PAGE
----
But Tuesday, Christie urged New Jersey's representatives in Congress—"particularly" Booker—to view the Iran deal through a moral, not political, lens.
"We now must count on the United States Congress to substitute for the moral clarity that this president lacks," Christie said, and embrace the checks and balances system that the Founding Fathers instilled at the country's outset to fix the "gross mistake" of the Iran deal.
Along with Booker, Reps. Bill Pascrell and Frank Pallone of New Jersey haven't publicly announced a position on the agreement.
Last month, Booker said he'll "hold this deal to a very high standard, and in reaching any conclusion will participate in the rigorous congressional scrutiny a deal of this magnitude warrants."
In a statement to National Journal, Booker spokeswoman Silvia Alvarez said the senator’s verdict will be “based upon what he believes is best for America's national security regardless of political pressure, lobbying, or theatrics.”
“The question of how best to stop Iran from obtaining a nuclear weapon is as complicated as it is serious,” she said, “and Senator Booker will continue to devote himself to determining the path forward that will best ensure America’s security and that of our allies.”
Booker's eventual decision will come with some unusual complications, in the form of Booker's long friendship with Rabbi Shmuley Boteach, and his long-standing ties to the Jewish community. Boteach, the famous Englewood, N.J.-based rabbi, introduced Christie at the press conference and has known Booker since they were at Oxford University in the early 1990s. At the time, the senator was a student leader of Boteach's campus Jewish group, though Booker is Christian.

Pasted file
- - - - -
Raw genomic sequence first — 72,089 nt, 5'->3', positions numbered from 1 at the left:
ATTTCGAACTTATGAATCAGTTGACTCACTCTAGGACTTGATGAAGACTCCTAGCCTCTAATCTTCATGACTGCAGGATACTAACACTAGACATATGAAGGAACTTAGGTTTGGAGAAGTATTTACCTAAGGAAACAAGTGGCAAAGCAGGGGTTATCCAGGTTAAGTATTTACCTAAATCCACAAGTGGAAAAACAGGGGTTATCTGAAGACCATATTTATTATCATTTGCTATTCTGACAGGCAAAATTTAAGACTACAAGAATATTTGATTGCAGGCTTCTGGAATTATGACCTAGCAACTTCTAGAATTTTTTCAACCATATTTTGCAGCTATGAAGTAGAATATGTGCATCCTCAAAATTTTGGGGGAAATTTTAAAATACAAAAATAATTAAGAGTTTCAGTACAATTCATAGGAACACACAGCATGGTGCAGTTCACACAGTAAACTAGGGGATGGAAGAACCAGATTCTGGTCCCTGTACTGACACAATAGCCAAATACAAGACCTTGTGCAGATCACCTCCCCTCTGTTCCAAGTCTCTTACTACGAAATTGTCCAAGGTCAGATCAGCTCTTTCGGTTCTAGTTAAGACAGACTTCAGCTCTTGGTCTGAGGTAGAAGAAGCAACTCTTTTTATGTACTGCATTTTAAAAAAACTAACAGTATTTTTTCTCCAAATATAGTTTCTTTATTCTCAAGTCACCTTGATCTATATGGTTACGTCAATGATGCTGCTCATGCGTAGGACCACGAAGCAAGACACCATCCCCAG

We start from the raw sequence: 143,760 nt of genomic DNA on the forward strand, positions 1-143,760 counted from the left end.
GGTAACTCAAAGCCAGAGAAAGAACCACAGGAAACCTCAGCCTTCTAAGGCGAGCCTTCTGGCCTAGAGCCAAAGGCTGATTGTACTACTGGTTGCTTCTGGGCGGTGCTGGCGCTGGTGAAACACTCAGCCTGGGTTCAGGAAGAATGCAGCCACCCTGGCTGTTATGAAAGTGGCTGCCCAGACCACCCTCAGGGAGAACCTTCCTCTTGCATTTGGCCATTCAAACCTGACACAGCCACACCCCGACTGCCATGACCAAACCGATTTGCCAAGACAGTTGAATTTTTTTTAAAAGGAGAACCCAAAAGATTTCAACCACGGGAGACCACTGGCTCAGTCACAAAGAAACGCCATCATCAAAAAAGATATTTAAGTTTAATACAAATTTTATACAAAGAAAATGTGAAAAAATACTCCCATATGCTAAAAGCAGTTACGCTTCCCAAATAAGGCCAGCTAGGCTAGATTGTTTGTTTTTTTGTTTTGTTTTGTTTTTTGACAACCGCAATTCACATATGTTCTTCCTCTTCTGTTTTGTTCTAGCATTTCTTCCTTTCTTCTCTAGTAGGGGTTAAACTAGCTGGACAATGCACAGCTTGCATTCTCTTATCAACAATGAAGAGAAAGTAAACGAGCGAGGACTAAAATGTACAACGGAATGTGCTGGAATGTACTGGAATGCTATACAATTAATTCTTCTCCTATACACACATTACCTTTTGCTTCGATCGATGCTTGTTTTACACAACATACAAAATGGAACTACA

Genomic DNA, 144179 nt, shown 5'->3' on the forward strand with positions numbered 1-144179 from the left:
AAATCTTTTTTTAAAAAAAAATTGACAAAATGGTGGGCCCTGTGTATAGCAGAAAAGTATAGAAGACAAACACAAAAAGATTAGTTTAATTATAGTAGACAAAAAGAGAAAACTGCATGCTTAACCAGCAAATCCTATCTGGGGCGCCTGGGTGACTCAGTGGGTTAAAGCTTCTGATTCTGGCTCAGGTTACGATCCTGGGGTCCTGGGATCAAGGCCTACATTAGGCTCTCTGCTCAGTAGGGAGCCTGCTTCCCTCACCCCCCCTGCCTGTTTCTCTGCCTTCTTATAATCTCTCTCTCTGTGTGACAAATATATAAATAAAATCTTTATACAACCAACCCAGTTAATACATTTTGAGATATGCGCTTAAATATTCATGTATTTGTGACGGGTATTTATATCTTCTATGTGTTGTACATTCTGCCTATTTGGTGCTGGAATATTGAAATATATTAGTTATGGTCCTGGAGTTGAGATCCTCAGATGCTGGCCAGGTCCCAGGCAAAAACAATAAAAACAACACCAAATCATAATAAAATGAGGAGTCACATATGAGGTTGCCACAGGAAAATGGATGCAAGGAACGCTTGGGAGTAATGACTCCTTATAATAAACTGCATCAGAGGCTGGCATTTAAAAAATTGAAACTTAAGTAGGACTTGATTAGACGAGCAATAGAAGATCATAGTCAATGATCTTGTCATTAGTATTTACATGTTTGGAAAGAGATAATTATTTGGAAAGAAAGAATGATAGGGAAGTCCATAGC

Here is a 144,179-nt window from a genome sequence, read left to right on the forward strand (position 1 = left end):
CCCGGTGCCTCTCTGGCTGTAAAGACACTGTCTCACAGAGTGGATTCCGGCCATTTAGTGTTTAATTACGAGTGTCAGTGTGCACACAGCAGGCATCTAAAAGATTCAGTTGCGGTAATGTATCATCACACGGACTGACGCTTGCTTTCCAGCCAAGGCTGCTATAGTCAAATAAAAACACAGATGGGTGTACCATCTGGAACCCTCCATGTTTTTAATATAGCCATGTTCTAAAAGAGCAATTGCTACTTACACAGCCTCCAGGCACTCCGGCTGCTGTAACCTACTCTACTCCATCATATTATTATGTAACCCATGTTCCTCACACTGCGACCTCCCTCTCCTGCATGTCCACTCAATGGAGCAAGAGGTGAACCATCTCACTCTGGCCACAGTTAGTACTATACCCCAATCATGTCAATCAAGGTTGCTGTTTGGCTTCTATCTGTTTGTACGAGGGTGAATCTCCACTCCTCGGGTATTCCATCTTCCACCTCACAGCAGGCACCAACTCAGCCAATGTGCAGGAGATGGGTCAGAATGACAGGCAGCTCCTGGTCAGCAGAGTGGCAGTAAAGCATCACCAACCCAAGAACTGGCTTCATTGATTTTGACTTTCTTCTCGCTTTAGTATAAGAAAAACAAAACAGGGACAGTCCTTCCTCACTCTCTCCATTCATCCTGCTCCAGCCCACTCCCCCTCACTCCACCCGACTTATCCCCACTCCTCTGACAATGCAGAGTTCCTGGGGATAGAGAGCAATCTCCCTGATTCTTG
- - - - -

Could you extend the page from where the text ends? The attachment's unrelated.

On Tuesday, Boteach called Booker his "soul friend" and said Booker has a "special place" in the hearts of American Jews—some of whom, including the pro-Israel PAC NORPAC, have financially backed the senator's campaigns, and are now calling on him to back them on the Iran deal.
Boteach, who has said he's "not appealing to [Booker] as a friend," nonetheless spoke at length about their relationship at the press conference, echoing stories he told in a New York Observer op-ed this month titled, "Cory Booker Would Never Vote Against Israel."
During his remarks Tuesday, Boteach identified policy areas Booker has championed—gay marriage, women's rights, prison reform—and asked how a man with those convictions could support a deal with a regime steeped in oppression.
Though in terms of their friendship, "there's nothing that can come between us," Boteach said. "This is a policy issue, and I know he will do the right thing."
This story has been updated with a statement from Sen. Cory Booker's spokeswoman.